US 20040114687 A1
Many compressed audio or video frames contain silence (if audio), or a blank image (if video); these essentially information content free (e.g. silent if audio or blank if video) frames can be both detected whilst still in compressed form and then used to carry the additional data. In an MPEG implementation, subbands associated with silent frames are rendered digitally silent and then used to carry PAD (Programme Associated Data).
1. A method of inserting additional data into a compressed signal comprises the steps of:
(a) detecting whether the information content of a media data portion of a frame in the compressed signal falls, in whole or part, below a threshold;
(b) discarding the whole or part of any such media data portion which falls below the information content threshold;
(c) inserting the additional data into an ancillary portion of the frame to occupy space vacated by the discarded portion.
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(a) examining amplitude data coded in the compressed signal;
(b) determining the presence or absence of information content in the compressed signal in dependence on the results of the amplitude examination.
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17. Computer software adapted to perform the method of any preceding claim 1-16.
18. Computer hardware adapted to perform the method of any preceding claim 1-16.
19. Chip level devices adapted to perform the method of any preceding claim 1-16.
 1. Field of the Invention
 This invention relates to a method of inserting additional data into a compressed signal. For example, it relates to a method of inserting additional data into an audio or video frame.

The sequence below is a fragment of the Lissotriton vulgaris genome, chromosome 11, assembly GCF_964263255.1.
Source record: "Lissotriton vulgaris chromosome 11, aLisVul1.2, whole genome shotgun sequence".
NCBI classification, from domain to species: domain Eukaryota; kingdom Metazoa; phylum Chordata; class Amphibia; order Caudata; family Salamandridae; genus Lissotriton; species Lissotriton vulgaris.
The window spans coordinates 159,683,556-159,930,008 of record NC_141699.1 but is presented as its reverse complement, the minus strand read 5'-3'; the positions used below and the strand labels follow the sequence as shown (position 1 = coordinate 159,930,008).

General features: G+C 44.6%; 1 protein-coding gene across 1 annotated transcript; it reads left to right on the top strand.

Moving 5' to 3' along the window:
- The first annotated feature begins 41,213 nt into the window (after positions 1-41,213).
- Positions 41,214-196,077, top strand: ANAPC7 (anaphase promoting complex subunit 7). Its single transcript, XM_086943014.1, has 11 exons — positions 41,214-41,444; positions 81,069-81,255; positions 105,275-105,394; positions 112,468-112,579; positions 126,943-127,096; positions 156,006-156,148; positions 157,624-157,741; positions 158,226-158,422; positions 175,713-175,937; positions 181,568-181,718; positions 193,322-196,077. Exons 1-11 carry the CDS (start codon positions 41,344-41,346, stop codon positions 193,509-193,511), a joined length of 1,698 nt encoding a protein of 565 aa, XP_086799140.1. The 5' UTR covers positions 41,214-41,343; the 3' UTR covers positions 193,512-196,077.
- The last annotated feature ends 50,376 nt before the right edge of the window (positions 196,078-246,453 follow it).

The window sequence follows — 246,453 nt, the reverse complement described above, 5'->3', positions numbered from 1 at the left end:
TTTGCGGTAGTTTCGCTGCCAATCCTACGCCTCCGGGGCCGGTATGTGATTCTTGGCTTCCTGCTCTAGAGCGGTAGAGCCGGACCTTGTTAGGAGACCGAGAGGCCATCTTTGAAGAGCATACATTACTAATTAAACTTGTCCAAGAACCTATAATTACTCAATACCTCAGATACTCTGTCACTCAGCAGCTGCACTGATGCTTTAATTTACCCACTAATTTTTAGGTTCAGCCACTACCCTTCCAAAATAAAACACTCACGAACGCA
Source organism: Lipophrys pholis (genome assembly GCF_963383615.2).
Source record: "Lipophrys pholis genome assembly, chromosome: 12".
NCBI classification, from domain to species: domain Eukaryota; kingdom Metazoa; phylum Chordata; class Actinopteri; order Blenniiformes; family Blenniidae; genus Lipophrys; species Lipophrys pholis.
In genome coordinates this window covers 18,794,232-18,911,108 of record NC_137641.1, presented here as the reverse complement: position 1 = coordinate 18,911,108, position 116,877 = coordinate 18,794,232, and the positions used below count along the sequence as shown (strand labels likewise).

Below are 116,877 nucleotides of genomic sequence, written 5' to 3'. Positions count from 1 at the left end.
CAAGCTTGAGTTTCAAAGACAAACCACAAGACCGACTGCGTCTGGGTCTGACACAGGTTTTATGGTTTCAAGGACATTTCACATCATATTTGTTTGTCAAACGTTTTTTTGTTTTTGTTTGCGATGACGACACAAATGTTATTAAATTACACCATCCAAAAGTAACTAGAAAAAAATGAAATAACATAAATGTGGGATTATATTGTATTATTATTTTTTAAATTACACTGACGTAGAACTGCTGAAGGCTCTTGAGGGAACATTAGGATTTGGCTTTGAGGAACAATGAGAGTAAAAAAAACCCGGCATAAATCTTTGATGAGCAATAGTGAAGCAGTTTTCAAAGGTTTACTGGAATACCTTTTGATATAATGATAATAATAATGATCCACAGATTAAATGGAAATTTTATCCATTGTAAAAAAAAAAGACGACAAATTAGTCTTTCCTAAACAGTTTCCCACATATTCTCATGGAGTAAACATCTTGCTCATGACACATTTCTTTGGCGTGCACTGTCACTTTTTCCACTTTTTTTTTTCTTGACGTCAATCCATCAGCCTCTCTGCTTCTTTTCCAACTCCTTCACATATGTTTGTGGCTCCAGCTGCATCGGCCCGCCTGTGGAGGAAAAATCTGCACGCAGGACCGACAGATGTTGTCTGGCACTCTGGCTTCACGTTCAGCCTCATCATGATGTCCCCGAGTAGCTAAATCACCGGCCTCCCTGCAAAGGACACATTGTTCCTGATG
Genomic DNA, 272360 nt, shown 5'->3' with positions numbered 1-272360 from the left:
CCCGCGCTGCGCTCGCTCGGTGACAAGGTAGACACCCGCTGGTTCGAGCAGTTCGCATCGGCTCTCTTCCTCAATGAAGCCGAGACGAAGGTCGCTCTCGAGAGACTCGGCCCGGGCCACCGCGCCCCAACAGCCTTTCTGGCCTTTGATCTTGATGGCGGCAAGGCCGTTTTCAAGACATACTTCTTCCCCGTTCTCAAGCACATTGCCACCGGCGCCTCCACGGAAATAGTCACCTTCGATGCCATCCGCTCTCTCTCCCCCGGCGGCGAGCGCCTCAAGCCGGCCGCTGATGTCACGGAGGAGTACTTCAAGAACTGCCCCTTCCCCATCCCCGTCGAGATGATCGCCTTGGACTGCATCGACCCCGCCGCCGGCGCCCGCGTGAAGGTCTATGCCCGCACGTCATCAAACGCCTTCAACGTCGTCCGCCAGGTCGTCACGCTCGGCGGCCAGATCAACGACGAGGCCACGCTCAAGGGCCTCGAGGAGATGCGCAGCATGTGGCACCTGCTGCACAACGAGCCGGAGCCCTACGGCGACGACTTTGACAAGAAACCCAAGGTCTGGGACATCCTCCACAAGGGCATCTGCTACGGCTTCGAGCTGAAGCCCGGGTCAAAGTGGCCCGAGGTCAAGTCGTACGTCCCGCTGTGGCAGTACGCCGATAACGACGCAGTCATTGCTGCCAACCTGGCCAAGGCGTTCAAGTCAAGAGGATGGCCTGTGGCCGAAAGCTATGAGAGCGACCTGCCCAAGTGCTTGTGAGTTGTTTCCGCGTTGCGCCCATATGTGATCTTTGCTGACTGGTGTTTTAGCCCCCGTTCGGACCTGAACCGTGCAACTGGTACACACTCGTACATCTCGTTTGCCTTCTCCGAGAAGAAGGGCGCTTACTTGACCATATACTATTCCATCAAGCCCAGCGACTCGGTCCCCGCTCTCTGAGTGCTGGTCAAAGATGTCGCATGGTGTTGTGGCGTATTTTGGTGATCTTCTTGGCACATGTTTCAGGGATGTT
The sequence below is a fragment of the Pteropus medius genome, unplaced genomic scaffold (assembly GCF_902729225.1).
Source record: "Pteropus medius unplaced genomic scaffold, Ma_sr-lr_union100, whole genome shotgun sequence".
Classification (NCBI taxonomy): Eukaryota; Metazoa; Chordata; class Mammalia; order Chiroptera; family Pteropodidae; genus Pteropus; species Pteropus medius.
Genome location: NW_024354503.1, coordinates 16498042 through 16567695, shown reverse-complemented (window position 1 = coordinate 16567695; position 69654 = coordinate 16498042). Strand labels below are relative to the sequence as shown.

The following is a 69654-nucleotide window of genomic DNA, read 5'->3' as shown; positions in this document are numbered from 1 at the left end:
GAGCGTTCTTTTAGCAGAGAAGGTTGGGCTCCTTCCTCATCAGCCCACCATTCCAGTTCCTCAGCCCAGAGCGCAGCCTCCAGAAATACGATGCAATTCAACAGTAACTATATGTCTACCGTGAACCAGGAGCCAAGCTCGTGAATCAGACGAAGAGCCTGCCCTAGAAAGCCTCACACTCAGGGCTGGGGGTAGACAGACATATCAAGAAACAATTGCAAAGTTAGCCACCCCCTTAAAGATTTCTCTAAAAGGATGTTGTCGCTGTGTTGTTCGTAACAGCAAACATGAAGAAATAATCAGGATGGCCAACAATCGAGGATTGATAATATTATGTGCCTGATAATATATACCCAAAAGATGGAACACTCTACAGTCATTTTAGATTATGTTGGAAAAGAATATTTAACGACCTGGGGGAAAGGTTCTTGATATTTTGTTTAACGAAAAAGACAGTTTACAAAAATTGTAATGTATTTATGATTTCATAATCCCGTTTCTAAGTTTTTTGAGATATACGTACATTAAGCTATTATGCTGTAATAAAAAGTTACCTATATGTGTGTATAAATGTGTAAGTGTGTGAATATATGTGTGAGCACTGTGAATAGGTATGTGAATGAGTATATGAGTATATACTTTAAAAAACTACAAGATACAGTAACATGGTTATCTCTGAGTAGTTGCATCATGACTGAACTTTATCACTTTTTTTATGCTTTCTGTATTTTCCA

2. Description of the Prior Art
 Inserting additional data into a compressed signal, such as an audio or video frame, is well known. For example, the MPEG1 audio standard (ISO 11172-3, Information technology—Coding of moving and associated audio for digital storage media at up to about 1.5 Mbit/s) allows for the insertion of ‘ancillary data’ into a MPEG frame. This ‘ancillary data’ is inserted into a ‘ancillary data portion’ of the frame. By ‘ancillary data’ we refer to data not needed to decode the media data content in the frame (e.g. compressed audio or video data) according to the normal decoding rules or methods. ‘Media data’ refers to data that is needed to decode and generate uncompressed media from the frame (e.g. uncompressed audio or video). Media data is placed in the ‘media data portion’ of a frame; in MPEG 1, this comprises 32 sub-bands at varying scale factor levels. The ancillary data portion is used, for example, in DAB (Digital Audio Broadcasting to carry Programme Associated Data (PAD). It is also used to store information in MP3 data files using the ID3 format (see www.id3.org).